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North East Northumberland, God's Own Country - Part 3 (North Tyne Valley)

The North Tyne is off the main tourist beat and gets few foreign visitors. Many British tourists only manage a day visit. This is a shame as the area warrants a longer stop.


There are lots of ideas in this guide to the area There is information about walking trails here. Kielder is also the site of an impressive sculpture trail.The area suffers little light pollution at night and is now a Dark Sky Park with an observatory. If you have never seen the wonders of the Milky Way, this is the place to visit.

Either take the A68 or A696 to Otterburn and then cut across to Bellingham. Alternatively take the B6320, a lovely drive as the road winds its way up the North Tyne Valley, stopping to have a look at Simonburn Church.

There are miles and miles of forest roads for walking or cycling.


You will need a copy of OS Landranger 80 for these. It is possible to get lost in the forest, even with a map. Count junctions and watch out for new roads which may not be marked on the map. There are lots of ideas for walking here.


 (pronounced Bellingjam by the locals) is the main service centre of the North Tyne Valley. It is a thriving small town and far enough from the Hexham to retaining a shopping parade with bank, butcher and bakery. It feels like stepping back in time, although that is changing as traditional family run shops have closed and no one has taken them over. Shopping is still a leisurely and enjoyable experience. On a Saturday morning, people queue patiently to be served with conversations going up and down the line.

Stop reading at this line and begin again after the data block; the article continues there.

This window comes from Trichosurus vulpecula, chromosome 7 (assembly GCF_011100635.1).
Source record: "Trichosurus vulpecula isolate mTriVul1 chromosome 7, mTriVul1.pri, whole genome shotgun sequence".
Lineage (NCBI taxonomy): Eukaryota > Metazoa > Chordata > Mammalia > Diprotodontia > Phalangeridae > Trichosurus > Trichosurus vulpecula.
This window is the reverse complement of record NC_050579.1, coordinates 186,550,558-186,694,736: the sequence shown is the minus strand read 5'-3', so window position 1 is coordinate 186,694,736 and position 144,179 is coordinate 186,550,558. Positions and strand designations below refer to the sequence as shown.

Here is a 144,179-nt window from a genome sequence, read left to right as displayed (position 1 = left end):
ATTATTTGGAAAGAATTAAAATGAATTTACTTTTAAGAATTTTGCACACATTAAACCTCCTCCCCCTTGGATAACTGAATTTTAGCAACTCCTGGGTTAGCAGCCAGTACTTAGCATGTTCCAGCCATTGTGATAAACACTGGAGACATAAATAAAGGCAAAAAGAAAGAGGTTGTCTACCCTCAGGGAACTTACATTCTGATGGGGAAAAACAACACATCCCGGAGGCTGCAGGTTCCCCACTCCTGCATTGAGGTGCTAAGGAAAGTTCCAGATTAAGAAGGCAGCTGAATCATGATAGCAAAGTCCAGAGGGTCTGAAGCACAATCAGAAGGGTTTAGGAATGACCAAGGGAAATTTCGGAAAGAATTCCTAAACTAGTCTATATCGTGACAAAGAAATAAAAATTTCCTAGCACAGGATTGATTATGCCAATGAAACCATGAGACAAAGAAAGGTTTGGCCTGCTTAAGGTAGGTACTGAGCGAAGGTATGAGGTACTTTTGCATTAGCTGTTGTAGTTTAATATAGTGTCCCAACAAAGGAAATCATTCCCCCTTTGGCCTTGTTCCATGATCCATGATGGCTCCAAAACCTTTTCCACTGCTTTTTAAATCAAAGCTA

St Cuthbert’s Church 
 has a vaulted stone roof, built so it couldn’t be burnt by Scottish raiders. This is Border Reivers country. In the churchyard is a mysterious grave slab known as the Lang Pack and the source of a local legend. Below the church is St Cuthbert’s Well which is reputed to have healing properties and whose water is still used for church baptisms.

The railway line closed in the 1960s, a casualty of the Beeching cuts. The old station building is now a Heritage Centre with enthusiastic and knowledgeable staff. The Carriages Tea Room is highly recommended.

Walk off your homemade cake with the delightful walk up the burn to the small waterfall of Hareshaw Linn.
 In the C19th this was the site of a small ironworks and you can still see the remains of spoil heaps. This is a lovely walk climbing through natural woodland, and criss crossing the burn. Keep your eyes open you may see the elusive Red Squirrel. The North Tyne is one of the few places it can still be found in England.

Keilder Forest and Kielder Water
From Bellingham, follow the signs to Kielder. If you feel like living dangerously, follow the old road to Falstone and do a detour into Falstone village. Then rejoin the main road near the dam. You will need a map for this. At Lanehead, turn right then left to drop down to Redmire. In 2km, take the left fork at Rushend and follow your nose. The road gets little traffic, is gated and has grass growing down the centre. You will see a completely different view of the valley. The view up the valley as you drop down to Falstone is one of the best.


Tower Knowe Visitor Centre
 is probably the first point of call for most visitors with its information centre, exhibitions about the area and a cafe. There are toilets, a cafe, information centre and small exhibition. It can get VERY busy. Book your cruise on Osprey here. If you want to avoid the worst of the crowds, drive across the dam and park in the large car park at Hawkhope. This booklet gives ideas for walks from the car park.


Leaplish Waterside Park has self catering accommodation, restaurant, water activities and Bird of Prey Centre.

Kielder Castle Visitor Centre Centre is housed in an C18th hunting lodge built for the Duke of Northumberland. As well as an information Centre, there is a small exhibition and cafe. There are several pleasant way marked walks, cycle trails from here and an orienteering course. Go and find Kielder Viaduct on the old North Tyne Railway. Duchess and Duke’s trail are nice easy walks. For the more energetic there is Deadwater Fell. (details found here). This is reached along forest roads and the view well repays the climb. Take a sweater with you. It is very exposed, and even in summer, the weather can change suddenly. It is possible to head across the moors to Peel Fell. This is only recommended after a prolonged dry spell as it is VERY wet.